0

I have seen two burnable ERC20-compatible token patterns:

  1. implement a burn function that decreases balances[msg.sender] and totalBalance
  2. Don't implement burn function but rather transfer tokens (that you want to burn) to 0x0 address and implement 'totalBalance()function astotalBalance - balances[0x0]`

Which one is preferred? Why would I choose one over the other?

1

They both seem equally as sound in terms of design and security, but decreasing the balance seems less expensive.

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Don't implement burn function but rather transfer tokens (that you want to burn) to 0x0 address and implement 'totalBalance()function astotalBalance - balances[0x0]`

I'll not prefer 2nd one, there is a catch in this method. Let's assume in future some one created account address 0, then he will get access for all burn coins. Some of the people are following this process because its easy track who is burning coin's using https://etherscan.io or any block explorer. People are saying its not possible to create an account with 0x address.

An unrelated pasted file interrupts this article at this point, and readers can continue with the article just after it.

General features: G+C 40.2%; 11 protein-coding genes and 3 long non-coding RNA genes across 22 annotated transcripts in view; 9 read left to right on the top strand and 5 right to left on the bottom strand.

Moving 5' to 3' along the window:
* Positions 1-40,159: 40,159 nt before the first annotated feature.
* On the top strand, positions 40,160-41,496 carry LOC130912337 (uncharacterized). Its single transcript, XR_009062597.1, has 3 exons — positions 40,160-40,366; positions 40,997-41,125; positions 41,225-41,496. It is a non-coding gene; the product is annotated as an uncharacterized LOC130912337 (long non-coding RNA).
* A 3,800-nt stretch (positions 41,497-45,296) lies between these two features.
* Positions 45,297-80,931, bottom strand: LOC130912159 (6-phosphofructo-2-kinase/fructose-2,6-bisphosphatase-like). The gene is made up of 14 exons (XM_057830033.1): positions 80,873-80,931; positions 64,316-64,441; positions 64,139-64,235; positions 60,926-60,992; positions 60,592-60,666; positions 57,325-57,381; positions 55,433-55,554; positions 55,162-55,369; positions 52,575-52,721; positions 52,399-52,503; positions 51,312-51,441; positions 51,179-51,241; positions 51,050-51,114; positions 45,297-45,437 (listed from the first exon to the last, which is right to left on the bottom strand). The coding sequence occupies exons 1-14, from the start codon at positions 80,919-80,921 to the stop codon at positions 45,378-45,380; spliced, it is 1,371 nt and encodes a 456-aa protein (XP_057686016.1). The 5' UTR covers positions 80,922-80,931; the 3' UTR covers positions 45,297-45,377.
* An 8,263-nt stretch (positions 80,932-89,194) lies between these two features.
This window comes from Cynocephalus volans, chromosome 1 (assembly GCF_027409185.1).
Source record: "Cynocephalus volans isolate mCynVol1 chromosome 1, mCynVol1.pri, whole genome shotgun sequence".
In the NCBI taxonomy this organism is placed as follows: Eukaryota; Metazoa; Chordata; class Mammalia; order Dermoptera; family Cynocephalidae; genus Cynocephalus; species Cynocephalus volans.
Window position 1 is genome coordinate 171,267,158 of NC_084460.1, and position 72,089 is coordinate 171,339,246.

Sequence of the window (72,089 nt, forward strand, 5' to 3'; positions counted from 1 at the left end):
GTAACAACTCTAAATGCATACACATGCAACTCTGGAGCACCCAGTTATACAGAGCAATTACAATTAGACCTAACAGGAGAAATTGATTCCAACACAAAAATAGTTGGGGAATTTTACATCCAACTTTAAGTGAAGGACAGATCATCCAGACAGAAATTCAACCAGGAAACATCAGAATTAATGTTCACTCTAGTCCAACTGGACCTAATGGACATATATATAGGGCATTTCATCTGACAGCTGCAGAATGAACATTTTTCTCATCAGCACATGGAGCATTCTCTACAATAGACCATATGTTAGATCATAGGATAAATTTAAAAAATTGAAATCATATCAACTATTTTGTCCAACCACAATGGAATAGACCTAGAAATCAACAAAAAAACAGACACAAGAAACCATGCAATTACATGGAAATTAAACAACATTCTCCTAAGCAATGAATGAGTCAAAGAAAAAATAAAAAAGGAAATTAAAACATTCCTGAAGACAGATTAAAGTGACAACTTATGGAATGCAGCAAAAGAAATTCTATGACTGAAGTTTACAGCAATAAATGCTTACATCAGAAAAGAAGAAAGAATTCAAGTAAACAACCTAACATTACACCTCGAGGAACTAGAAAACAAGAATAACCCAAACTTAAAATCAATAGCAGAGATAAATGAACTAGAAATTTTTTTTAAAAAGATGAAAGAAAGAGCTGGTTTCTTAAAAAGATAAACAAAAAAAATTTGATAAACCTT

implement a burn function that decreases balances[msg.sender] and totalBalance This is one of the best way to burn coins and your not transfer to any one account, i.e its actually burning coins from the chain(changes will happens from block).

So I'll recommend 1st one, we should not take any risk in Crypto world.

  • I don't think it's possible to "create" address 0x if you know how ethereum addresses are created. They are derived from your public key, and your public key is devices from your private key. I don't believe you can get a 0x0 public key from any private key. – Andrey Feb 16 '18 at 6:03
  • I know practically creating 0x is not possible now. But theoretically its possible. As per economics transfer is not burn. Thats a reason I'll recommend 1 st option. – Jitendra Kumar. Balla Feb 16 '18 at 6:07
  • You theoretically can end up with the address 0, because you could happen to find a private key whose corresponding public key's hash had 20 zeroes at the end, but the odds of this are astronomical (like so astronomical there's no real chance of it happening). But Ethereum may disallow this address anyway, given that it's hardwired as the to address of contract creation transactions. (My guess is the code doesn't bother with this case, since it's basically impossible anyway.) – user19510 Feb 16 '18 at 6:08
  • @JitendraKumar.Balla If you believe that creating the address 0 is not possible, why did you write "Let's assume in future some one created account address 0, then he will get access for all burn coins?" – user19510 Feb 16 '18 at 6:08
  • @smarx Updated comment. – Jitendra Kumar. Balla Feb 16 '18 at 6:10

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